Quantcast
  1. This site uses cookies. By continuing to use this site, you are agreeing to our use of cookies. Learn More.

Shooting Techniques What do you use?

Discussion in 'Rifle Country' started by MrDig, Jun 20, 2012.

Thread Status:
Not open for further replies.
  1. MrDig

    MrDig Member

    Joined:
    Nov 1, 2005
    Messages:
    1,662
    Location:
    Where all the women are strong, the men are good l
    I use what I think is referred to as "Empty Lung" technique. Slowly exhale and when out of air squeeze the trigger.
    Are there other techniques and what do you use?
     
  2. kcshooter

    kcshooter Member

    Joined:
    Jan 22, 2008
    Messages:
    1,274
    Location:
    Kansas City, MO
    Natural respiratory pause.

    I let my body tell me when to shoot. Gives me 5-10 seconds to verify the shot and take it.

    Same thing you do, but less deliberate.
     
  3. 303tom

    303tom member

    Joined:
    Jul 16, 2011
    Messages:
    4,059
    Location:
    Missouri
    Exhale, Hold & Squeeze.................
     
  4. txgunsuscg

    txgunsuscg Member

    Joined:
    Jan 1, 2011
    Messages:
    477
    Location:
    Chesapeake, VA
    Natural Respiratory Pause
     
  5. Sam1911

    Sam1911 Moderator

    Joined:
    Oct 22, 2007
    Messages:
    34,366
    Location:
    Central PA
    For precision rifle shooting, breath in, let it out slowly 1/3 to 1/2 or wherever feels just right, hold, and squeeze.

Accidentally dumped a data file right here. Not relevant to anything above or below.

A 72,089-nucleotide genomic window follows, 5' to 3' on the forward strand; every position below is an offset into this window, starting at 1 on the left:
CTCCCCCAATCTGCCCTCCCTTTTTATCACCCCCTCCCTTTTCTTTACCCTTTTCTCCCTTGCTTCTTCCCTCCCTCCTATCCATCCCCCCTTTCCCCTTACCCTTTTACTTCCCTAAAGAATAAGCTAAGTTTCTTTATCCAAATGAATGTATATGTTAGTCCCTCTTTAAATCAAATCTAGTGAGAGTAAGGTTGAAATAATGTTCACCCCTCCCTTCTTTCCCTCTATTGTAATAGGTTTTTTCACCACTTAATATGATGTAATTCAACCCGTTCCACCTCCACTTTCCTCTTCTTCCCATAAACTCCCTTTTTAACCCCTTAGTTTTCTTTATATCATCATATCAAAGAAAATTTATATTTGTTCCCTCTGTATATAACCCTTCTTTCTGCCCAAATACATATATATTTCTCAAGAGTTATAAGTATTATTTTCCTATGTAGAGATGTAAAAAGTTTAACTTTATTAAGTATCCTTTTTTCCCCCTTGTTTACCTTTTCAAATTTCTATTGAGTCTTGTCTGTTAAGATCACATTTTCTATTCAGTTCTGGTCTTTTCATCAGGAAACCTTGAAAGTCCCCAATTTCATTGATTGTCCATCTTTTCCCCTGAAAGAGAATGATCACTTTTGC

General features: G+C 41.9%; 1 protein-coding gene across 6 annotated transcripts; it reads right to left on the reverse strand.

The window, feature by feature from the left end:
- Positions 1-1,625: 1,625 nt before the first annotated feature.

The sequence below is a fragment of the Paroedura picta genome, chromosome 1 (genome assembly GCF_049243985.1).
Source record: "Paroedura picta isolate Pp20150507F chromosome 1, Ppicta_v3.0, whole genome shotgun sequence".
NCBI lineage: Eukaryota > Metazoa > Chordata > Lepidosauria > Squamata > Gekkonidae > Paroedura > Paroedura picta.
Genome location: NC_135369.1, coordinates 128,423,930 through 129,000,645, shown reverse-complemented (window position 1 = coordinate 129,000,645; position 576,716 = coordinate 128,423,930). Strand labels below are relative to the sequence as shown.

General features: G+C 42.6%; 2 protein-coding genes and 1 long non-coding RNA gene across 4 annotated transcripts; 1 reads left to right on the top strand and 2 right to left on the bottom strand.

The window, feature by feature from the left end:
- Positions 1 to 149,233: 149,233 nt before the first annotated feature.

I find better control when not trying to hold in a deep breath, nor when my lungs are empty -- which gives me less time of rest and clear vision before having to inhale again.

    That's from several years of NRA 3-position smallbore competition where we were repeating the process one shot after another for a whole match. (And some high-power/CMP as well, same thing.)

    Leaving too little air in your lungs pushes you to rush shots.
     
  6. kcshooter

    kcshooter Member

    Joined:
    Jan 22, 2008
    Messages:
    1,274
    Location:
    Kansas City, MO
    Can push you to rush shots.

    If I don't have the shot and I need to breath, I breath and wait for the next pause.
    Gotta know you body's limits.
     
  7. Sam1911

    Sam1911 Moderator

    Joined:
    Oct 22, 2007
    Messages:
    34,366
    Location:
    Central PA
    Oh, sure. That's going to happen regardless. What we're looking for here is having some time to work with to let the shot develop, without trying to hold pressure like a baloon, nor gasping 'cause we went too "shallow."
     
  8. taliv

    taliv Moderator

    Joined:
    Oct 23, 2004
    Messages:
    22,366
    #1
    Sight alignment

    #2
    Trigger control

    #3
    Natural point of aim


    Everything else will hurt you In the long run. (unless your long run is leashed to a bench).
    In matches hunting and military shooting there's a real good chance you will be out of breath huffing and puffing. You won't be in a comfy position.